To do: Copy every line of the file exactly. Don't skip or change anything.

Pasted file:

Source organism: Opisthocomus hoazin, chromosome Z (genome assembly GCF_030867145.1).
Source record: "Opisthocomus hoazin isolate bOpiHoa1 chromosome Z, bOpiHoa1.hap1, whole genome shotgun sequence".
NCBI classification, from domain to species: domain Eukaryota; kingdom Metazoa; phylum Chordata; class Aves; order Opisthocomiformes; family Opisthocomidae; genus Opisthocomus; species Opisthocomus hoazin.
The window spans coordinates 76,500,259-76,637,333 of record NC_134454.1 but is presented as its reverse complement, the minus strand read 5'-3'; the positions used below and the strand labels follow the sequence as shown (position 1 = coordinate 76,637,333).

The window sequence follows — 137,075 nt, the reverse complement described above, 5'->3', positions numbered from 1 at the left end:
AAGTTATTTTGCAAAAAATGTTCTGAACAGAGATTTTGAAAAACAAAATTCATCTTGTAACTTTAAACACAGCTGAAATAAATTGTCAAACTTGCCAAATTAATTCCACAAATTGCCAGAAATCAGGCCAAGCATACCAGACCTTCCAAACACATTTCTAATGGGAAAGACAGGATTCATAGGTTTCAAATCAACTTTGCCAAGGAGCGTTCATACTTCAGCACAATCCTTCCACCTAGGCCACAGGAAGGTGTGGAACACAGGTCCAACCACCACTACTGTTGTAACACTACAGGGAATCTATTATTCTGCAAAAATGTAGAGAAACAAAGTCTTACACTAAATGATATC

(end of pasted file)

Source organism: Opisthocomus hoazin, chromosome Z (genome assembly GCF_030867145.1).
Source record: "Opisthocomus hoazin isolate bOpiHoa1 chromosome Z, bOpiHoa1.hap1, whole genome shotgun sequence".
NCBI classification, from domain to species: domain Eukaryota; kingdom Metazoa; phylum Chordata; class Aves; order Opisthocomiformes; family Opisthocomidae; genus Opisthocomus; species Opisthocomus hoazin.
The window spans coordinates 76,500,259-76,637,333 of record NC_134454.1 but is presented as its reverse complement, the minus strand read 5'-3'; the positions used below and the strand labels follow the sequence as shown (position 1 = coordinate 76,637,333).

The window sequence follows — 137,075 nt, the reverse complement described above, 5'->3', positions numbered from 1 at the left end:
AAGTTATTTTGCAAAAAATGTTCTGAACAGAGATTTTGAAAAACAAAATTCATCTTGTAACTTTAAACACAGCTGAAATAAATTGTCAAACTTGCCAAATTAATTCCACAAATTGCCAGAAATCAGGCCAAGCATACCAGACCTTCCAAACACATTTCTAATGGGAAAGACAGGATTCATAGGTTTCAAATCAACTTTGCCAAGGAGCGTTCATACTTCAGCACAATCCTTCCACCTAGGCCACAGGAAGGTGTGGAACACAGGTCCAACCACCACTACTGTTGTAACACTACAGGGAATCTATTATTCTGCAAAAATGTAGAGAAACAAAGTCTTACACTAAATGATATC